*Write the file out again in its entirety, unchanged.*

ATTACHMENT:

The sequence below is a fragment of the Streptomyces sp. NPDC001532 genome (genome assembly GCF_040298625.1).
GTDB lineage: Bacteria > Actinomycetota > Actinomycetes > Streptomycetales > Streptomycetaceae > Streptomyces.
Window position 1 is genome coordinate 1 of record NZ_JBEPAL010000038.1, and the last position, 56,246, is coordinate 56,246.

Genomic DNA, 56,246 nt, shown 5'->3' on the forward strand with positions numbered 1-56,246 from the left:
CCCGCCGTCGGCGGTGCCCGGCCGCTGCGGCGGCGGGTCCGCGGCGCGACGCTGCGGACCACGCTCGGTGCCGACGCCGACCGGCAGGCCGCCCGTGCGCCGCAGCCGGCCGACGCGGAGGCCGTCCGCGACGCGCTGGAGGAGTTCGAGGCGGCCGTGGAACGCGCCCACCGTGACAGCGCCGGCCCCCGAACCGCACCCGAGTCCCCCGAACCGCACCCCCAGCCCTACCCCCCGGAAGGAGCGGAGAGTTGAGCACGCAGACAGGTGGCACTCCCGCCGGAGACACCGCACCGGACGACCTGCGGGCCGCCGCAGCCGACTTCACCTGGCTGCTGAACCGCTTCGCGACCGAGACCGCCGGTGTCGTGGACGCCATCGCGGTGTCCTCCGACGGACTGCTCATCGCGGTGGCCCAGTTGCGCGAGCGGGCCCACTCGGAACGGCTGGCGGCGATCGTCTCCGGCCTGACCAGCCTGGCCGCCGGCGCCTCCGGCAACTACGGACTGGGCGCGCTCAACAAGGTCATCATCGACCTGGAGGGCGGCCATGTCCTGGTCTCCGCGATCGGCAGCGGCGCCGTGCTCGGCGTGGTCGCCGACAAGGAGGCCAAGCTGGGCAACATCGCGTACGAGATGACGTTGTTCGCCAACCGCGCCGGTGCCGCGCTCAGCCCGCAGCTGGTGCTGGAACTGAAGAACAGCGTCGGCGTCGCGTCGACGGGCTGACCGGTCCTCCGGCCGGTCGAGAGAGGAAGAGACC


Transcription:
The sequence below is a fragment of the Streptomyces sp. NPDC001532 genome (genome assembly GCF_040298625.1).
GTDB lineage: Bacteria > Actinomycetota > Actinomycetes > Streptomycetales > Streptomycetaceae > Streptomyces.
Window position 1 is genome coordinate 1 of record NZ_JBEPAL010000038.1, and the last position, 56,246, is coordinate 56,246.

Genomic DNA, 56,246 nt, shown 5'->3' on the forward strand with positions numbered 1-56,246 from the left:
CCCGCCGTCGGCGGTGCCCGGCCGCTGCGGCGGCGGGTCCGCGGCGCGACGCTGCGGACCACGCTCGGTGCCGACGCCGACCGGCAGGCCGCCCGTGCGCCGCAGCCGGCCGACGCGGAGGCCGTCCGCGACGCGCTGGAGGAGTTCGAGGCGGCCGTGGAACGCGCCCACCGTGACAGCGCCGGCCCCCGAACCGCACCCGAGTCCCCCGAACCGCACCCCCAGCCCTACCCCCCGGAAGGAGCGGAGAGTTGAGCACGCAGACAGGTGGCACTCCCGCCGGAGACACCGCACCGGACGACCTGCGGGCCGCCGCAGCCGACTTCACCTGGCTGCTGAACCGCTTCGCGACCGAGACCGCCGGTGTCGTGGACGCCATCGCGGTGTCCTCCGACGGACTGCTCATCGCGGTGGCCCAGTTGCGCGAGCGGGCCCACTCGGAACGGCTGGCGGCGATCGTCTCCGGCCTGACCAGCCTGGCCGCCGGCGCCTCCGGCAACTACGGACTGGGCGCGCTCAACAAGGTCATCATCGACCTGGAGGGCGGCCATGTCCTGGTCTCCGCGATCGGCAGCGGCGCCGTGCTCGGCGTGGTCGCCGACAAGGAGGCCAAGCTGGGCAACATCGCGTACGAGATGACGTTGTTCGCCAACCGCGCCGGTGCCGCGCTCAGCCCGCAGCTGGTGCTGGAACTGAAGAACAGCGTCGGCGTCGCGTCGACGGGCTGACCGGTCCTCCGGCCGGTCGAGAGAGGAAGAGACC